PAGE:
Bill Shankly once said that football was more important than life or death, wrote Murry Toms in our programme notes for the Cambridge United match.
Of course the great man was wrong, although there are times when it feels like that.
The idea for turning the club blue was a Trust one and the club’s board should be applauded for once again, backing an idea that came from the supporters. It’s a simple but effective way of rallying around two of our own at a challenging time in their lives.
It’s what communities are all about and it’s what Cheltenham Town Football Club does best. The joint event between us, the club and the British Lung Foundation should raise a huge amount of awareness around lung disease and a fair few quid along the way.
For the first time in their history, @CTFCofficial are turning blue for the BLF! The Robins will wear a one-off blue strip kit next month to raise awareness of the BLF and help us in the fight against lung disease. pic.twitter.com/69P2xRkxSD
— British Lung Foundation (@lunguk) November 22, 2017
November also is Lung Cancer Awareness Month so Monday’s announcement is timely. We will be sharing stories and other articles leading up to the Crewe Alexandra match so please read them, and share away. If we help one person through this initiative, then it’ll be worth it.
On the day the Trust are planning to host an ‘fans fest’ with DJ Shippers, building the atmosphere with good music ahead of the game. Afterwards we’ll be auctioning one of the one-off match shirts for the charity and our aim is to bring everyone together for the cause.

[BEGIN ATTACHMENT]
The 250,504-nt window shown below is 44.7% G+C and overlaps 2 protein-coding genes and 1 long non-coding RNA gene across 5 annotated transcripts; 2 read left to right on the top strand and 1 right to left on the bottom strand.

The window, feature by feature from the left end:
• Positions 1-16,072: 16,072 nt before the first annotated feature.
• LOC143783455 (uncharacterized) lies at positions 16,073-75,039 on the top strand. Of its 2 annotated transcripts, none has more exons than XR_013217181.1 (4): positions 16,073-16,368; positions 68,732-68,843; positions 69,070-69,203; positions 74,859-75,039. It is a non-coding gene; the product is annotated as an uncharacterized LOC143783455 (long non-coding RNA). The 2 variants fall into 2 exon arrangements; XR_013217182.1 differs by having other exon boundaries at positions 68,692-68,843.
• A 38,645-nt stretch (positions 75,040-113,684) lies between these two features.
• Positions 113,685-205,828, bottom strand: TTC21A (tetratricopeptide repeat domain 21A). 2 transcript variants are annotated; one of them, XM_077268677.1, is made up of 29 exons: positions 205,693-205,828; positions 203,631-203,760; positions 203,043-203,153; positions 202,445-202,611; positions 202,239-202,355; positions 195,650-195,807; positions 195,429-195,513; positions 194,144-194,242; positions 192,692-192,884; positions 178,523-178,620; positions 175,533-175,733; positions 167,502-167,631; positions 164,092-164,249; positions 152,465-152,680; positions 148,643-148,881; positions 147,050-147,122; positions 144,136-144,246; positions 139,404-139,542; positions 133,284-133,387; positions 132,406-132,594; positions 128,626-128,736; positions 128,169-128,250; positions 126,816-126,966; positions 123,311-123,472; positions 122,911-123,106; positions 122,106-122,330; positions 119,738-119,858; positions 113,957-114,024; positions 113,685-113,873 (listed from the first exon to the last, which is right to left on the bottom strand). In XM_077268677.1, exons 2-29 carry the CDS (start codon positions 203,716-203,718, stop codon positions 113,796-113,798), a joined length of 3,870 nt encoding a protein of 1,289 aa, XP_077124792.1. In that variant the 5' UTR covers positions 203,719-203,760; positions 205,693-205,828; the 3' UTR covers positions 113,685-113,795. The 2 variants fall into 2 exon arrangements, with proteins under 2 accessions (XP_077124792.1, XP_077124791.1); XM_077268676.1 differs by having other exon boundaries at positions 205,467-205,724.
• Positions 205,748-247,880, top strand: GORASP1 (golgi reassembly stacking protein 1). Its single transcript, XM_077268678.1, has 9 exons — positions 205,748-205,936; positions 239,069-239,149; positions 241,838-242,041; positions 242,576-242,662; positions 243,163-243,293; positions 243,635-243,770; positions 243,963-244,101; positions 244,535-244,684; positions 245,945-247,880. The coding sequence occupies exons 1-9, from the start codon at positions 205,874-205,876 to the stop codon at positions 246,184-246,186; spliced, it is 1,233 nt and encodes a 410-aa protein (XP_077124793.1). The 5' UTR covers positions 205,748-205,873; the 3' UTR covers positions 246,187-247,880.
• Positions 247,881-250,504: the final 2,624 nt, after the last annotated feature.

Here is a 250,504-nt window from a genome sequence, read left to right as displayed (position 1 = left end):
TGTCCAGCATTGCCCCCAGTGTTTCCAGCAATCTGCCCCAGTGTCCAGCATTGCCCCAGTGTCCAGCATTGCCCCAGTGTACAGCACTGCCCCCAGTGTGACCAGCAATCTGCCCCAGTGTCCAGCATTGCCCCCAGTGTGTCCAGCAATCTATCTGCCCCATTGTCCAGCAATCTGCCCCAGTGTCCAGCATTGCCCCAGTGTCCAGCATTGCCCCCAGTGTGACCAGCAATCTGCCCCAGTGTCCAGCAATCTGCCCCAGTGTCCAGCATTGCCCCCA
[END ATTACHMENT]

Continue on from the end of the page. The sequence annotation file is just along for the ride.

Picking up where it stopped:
Football has the power to do so much good. This forthcoming weekend the charity Stonewall will be promoting its Rainbow Laces campaign to bring LGBT issues in football back to the fore. It’s another simple idea that catches the eye and delivers a powerful message.
The corner flags at Forest Green Rovers will be rainbow coloured, as will the captain armbands. Many players will be sporting the laces in a show of solidarity to support lesbian, gay, bi and trans-gender fans, players and staff across the game.
It’s important to continue to challenge archaic attitudes both inside football and within the wider society, and this campaign is a terrific example of how you can harness the game to do that. Maybe one day a player will feel safe enough to come out because let’s face it, there must be dozens that are too afraid at the moment to do so in the professional environment.
Saturday promises to be a memorable day as a thousand Cheltenham fans make the trip to Nailsworth for the county’s first league derby. Make sure you leave yourselves enough time to get up the hill and enter the ground. Let’s put on a real show down there and show them what it means to support a proper football club.
Gloucestershire is red (and blue on December 9).